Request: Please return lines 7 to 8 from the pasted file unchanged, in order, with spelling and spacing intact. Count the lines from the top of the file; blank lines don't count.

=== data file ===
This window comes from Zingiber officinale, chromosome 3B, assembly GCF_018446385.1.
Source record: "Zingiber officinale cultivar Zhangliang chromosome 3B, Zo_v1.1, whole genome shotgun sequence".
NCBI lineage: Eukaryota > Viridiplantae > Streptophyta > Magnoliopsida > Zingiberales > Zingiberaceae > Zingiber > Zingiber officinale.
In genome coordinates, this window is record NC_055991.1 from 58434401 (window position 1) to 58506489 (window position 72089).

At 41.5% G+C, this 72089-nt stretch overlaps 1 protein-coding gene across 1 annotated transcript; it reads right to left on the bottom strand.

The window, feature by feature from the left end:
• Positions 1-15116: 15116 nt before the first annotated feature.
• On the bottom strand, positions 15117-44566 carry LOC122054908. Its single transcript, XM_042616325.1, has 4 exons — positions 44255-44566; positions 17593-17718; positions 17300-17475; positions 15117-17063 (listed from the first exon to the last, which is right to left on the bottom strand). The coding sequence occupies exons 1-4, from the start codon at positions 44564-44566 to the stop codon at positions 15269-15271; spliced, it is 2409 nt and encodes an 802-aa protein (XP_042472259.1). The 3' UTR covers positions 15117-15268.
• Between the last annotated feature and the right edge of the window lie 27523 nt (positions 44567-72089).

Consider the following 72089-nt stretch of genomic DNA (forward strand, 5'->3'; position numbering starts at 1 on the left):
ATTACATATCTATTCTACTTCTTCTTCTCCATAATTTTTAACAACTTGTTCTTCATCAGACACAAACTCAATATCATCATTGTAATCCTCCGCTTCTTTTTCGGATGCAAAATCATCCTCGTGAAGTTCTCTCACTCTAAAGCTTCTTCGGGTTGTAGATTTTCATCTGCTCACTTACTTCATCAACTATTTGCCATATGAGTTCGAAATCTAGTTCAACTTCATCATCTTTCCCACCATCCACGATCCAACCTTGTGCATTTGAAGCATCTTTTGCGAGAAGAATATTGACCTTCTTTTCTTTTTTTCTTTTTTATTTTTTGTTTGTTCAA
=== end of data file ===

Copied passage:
• Positions 1-15116: 15116 nt before the first annotated feature.
• On the bottom strand, positions 15117-44566 carry LOC122054908. Its single transcript, XM_042616325.1, has 4 exons — positions 44255-44566; positions 17593-17718; positions 17300-17475; positions 15117-17063 (listed from the first exon to the last, which is right to left on the bottom strand). The coding sequence occupies exons 1-4, from the start codon at positions 44564-44566 to the stop codon at positions 15269-15271; spliced, it is 2409 nt and encodes an 802-aa protein (XP_042472259.1). The 3' UTR covers positions 15117-15268.